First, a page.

THE property industry strives to cope with the new normal, the new way of doing business amid the continuing threat of the new coronavirus disease 2019.
In the third episode of Lamudi’s developer webinar series recently, “Housing in Lockdown: Buying Property During the Pandemic,” experts shared their insights on how they have been adjusting to this new normal.
Deborah Ong, head of Corporate Accounts at Lamudi, was joined by chief executive officers of the biggest property developers in the country, namely David Rafael of AboitizLand, Inc., Tomas Lorenzo of Torre Lorenzo Development Corp. and Jose Soberano III of Cebu Landmasters, Inc.
Soberano said property developers should not lose sight of the reality that the pandemic will be over eventually.
“This is not going to last forever, we know that. When things start to normalize, we have to gradually make sure we’re ready for addressing that market that will come in,” Soberano said.
Crisis after crisis
Lorenzo said when the pandemic hit, he reflected on the crises the company encountered and how it coped. “When I first got into the real estate business, that was in 1995. Our first big project was in 1997 and right after I started that project, the Asian financial crisis hit and I thought that was the end of the world. But we stuck it out, we continued to grow the business,” Lorenzo said.
He added: “After that, we were hit by the 2003 SARS outbreak, the 2009 world financial meltdown. Up to recently, even in our Davao projects, we were hit by earthquakes and we weathered that. Then last January, we were hit by the volcanic eruption of Taal in our projects in Batangas. We weathered all of these and we continued on.
“So, COVID, for me, is just another challenge we’re given. It’s a pause button given to us so we can really take stock and catch up on all the work that has been pending, especially in terms of designing,” Lorenzo said.
He reiterated the nature of real estate business, that it is a long-term game. Plans should be relevant to the kind of world people will be living in five to 15 years from now. That’s why for Lorenzo, planning never stops.
For Rafael, creating value in services means being creative and resourceful, which meant maximizing technologies and tools available.
“The basic process (of property-buying) has remained the same. It’s the medium where that process is implemented that is different,” Rafael said.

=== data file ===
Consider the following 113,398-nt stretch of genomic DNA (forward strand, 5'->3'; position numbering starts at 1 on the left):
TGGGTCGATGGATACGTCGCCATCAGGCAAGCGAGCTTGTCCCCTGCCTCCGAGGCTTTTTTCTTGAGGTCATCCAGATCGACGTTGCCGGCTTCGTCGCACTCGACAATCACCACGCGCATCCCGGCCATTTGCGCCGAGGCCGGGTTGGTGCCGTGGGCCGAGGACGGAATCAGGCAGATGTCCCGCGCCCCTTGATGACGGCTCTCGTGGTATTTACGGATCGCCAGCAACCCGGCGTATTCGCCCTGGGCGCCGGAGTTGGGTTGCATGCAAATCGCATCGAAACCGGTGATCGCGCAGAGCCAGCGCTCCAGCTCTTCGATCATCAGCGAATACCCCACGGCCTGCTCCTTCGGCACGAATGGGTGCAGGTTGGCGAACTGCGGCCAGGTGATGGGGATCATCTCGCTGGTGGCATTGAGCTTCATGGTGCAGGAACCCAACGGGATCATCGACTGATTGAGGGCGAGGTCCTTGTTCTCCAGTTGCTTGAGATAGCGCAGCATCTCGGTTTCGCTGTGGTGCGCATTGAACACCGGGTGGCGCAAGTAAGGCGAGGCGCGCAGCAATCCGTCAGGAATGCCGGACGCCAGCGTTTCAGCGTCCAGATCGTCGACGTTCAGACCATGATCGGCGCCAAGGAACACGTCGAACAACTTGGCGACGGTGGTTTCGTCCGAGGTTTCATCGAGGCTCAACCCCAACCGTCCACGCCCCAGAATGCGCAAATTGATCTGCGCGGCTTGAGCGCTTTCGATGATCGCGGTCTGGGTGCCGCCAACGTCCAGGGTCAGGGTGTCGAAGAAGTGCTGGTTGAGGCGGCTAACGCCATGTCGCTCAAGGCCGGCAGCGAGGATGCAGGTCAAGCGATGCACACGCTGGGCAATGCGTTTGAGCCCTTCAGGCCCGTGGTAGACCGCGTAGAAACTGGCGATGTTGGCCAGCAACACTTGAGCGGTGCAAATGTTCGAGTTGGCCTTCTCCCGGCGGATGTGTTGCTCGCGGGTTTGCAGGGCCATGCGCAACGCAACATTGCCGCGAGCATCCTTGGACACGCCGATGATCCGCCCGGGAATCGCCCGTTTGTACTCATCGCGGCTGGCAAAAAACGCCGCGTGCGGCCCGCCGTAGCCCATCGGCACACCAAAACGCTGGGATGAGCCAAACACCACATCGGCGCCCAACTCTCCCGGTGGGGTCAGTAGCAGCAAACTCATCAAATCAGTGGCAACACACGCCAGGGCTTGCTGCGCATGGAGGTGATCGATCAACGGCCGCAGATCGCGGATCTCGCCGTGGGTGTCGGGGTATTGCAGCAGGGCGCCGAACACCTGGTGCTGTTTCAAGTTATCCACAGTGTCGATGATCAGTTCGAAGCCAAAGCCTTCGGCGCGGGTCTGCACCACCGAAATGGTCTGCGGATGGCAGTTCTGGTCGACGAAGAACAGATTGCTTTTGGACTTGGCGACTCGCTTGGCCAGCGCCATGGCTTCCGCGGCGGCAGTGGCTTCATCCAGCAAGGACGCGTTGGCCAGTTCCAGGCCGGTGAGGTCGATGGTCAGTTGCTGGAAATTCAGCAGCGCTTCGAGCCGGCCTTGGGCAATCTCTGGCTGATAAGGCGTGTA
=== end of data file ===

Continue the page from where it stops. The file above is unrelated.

Pre-pandemic, seekers get information from flyers or billboards. Now, they learn online. Pre-pandemic, open houses are the norm. Now, virtual tour is the new normal. Pre-pandemic, face-to-face meetings happen in restaurants or coffee shops. Now, it’s through video conferencing tools.
When the buyer is ready to pay, Rafael said there are various platforms to make this happen.
“We’ve got Acquire, where (buyers) can pay using a credit card. We’ve got the automatic debit facilities. Once that’s done, the reservation agreements, whatever documents required, can be done online. He can send in the reservation agreement and he can sign it through e-signature.”
Rafael said sales figures are testament that it’s possible to thrive in the crisis. While there has been a slump in numbers, they’ve been enjoying 50 to 60 percent of the volume of sales pre-pandemic nonetheless.
Lorenzo agreed with Rafael and just like AboitizLand, Torre Lorenzo has been operating in online platforms as well to cater to the needs of clients.
Lorenzo said to expand on customers’ needs, there are four key things people look for when buying a property, regardless of the times, crisis or not: location, track record, quality, and value for money.
Like Rafael, Lorenzo said it’s only the medium that differs.
He explained: “In terms of location, even in a quarantine situation, people virtually go places. They look at Google Maps, Google Earth. Even the Lamudi site, it will show where the property is. Secondly, track record. They look for a developer which has finished projects, which has a track record of finishing that kind of project…